Although running is one of the healthiest activities someone can undertake, it is not without its own unique set of risks. Beginners can fall victim to a number of common overuse injuries if not careful, often because they are not aware of how to properly avoid them. When beginning running for the first time, listening to one’s body is crucial, as well as understanding the symptoms and treatment for typical running aches and pains.
When a runner feels pain along his or her shin bone and also suffers from the inability to comfortably lift his or her toes off the ground when standing, shin splints is likely to blame. Runners that try to run too much, too soon or those who drastically increase the intensity of their exercise are most likely to be affected. Running on hard surfaces and in improper running shoes can also bring on shin complaints. Preventative measures for this common problem include gradually increasing the intensity and amount of time spent running, running on soft surfaces, and calf stretching/strengthening. The addition of strength exercises such as toe raises and walking lunges can mitigate the chances of developing shin splints, as can certain stretches, such as Downward Facing Dog. To cure shin pain, 1 -3 days of complete rest from high-impact activities is recommended. Icing the painful area in 15 minute intervals can reduce inflammation, and compression socks or sleeves can also speed recovery by drawing blood flow to the area.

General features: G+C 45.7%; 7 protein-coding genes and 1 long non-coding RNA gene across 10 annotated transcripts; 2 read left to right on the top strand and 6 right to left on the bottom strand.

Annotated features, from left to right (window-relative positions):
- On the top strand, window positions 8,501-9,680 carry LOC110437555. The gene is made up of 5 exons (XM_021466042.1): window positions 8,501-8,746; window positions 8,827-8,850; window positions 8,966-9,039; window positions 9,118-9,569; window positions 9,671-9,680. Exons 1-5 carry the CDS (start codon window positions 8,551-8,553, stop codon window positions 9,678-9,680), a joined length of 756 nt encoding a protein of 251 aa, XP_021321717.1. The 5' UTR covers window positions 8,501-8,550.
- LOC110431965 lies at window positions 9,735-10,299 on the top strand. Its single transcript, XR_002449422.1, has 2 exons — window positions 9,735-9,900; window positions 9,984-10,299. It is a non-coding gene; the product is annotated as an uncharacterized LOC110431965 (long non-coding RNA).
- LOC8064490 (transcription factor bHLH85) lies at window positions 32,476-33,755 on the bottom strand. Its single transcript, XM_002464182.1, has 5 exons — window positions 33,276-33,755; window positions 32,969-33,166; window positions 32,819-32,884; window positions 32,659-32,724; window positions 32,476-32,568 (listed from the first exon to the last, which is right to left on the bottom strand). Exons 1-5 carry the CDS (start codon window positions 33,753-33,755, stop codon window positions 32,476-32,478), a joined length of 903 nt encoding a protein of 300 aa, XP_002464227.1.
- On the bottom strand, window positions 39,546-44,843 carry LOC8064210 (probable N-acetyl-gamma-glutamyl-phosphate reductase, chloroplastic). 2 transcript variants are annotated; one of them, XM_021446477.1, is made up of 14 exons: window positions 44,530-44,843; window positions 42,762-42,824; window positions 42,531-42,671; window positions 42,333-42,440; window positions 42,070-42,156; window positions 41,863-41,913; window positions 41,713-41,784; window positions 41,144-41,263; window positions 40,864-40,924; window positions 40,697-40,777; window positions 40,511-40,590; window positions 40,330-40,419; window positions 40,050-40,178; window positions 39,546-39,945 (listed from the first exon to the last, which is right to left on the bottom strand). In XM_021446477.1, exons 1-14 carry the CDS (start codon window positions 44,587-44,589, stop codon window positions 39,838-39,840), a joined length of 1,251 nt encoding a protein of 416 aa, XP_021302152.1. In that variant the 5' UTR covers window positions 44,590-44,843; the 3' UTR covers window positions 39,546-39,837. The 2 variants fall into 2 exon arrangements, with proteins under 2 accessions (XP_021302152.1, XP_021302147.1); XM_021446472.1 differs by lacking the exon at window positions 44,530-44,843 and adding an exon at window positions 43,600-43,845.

A term for general pain, swelling, or tightness in the knee, runner’s knee occurs because of a muscle strain or tightness in either the calf, hamstring, or illiotibial (IT) band. Similar to shin splints, runner’s knee can occur from overuse or from running too many kilometers, too soon. It can also be caused by poor running form or weakness within a muscle group, such as the hips. To prevent runner’s knee from occurring, stretching and strengthening the problem area is the best prevention and cure. If pain is originating in the hips, certain stretches such as the Seated Figure Four or Pigeon Pose can help. Strength exercises such as squats, dead lifts, and lunges are also recommended. Relieving muscle tension is necessary in order to alleviate the knee pain. A visit to a sports massage therapist is beneficial if unsure where the tightness is originating. Otherwise, a do-it-yourself massage can do the trick. Simply take a rolling pin to the tight areas and roll back and forth to release tension and break up any muscle knots. Be sure, however, to never roll across bones or joints.
Pain and stiffness in the foot that gradually improves throughout the day is the hallmark of plantar fasciitis. A painful and stubborn condition, plantar fasciitis is one that should be taken care of immediately. Risk factors include running in worn out shoes, incorporating too many high intensity workouts into a running routine, general overuse, and poor running mechanics. Massaging the painful area with a golf ball or ice cube can alleviate the pain, as can a visit to a massage therapist. A number of devices are available to help overcome this condition, such as the Strasburg sock, but the only reliable treatment is time spent completely off from running. Preventative measures include plenty of foot stretching and strengthening exercises, such as placing a towel beneath your feet and “scrunching” and “un-scrunching” the fabric.